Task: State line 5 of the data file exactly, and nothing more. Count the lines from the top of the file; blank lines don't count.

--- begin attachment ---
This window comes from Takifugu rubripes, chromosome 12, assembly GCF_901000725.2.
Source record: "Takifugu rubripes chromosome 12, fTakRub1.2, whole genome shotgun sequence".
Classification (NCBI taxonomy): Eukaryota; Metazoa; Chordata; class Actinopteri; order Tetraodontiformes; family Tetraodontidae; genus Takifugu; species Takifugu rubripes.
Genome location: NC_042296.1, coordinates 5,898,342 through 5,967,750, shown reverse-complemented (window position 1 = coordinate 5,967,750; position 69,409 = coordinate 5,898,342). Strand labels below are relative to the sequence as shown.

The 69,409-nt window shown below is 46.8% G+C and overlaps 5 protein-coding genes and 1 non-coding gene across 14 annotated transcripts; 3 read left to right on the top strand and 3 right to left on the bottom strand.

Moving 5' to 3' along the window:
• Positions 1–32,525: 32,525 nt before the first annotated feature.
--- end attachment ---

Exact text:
The 69,409-nt window shown below is 46.8% G+C and overlaps 5 protein-coding genes and 1 non-coding gene across 14 annotated transcripts; 3 read left to right on the top strand and 3 right to left on the bottom strand.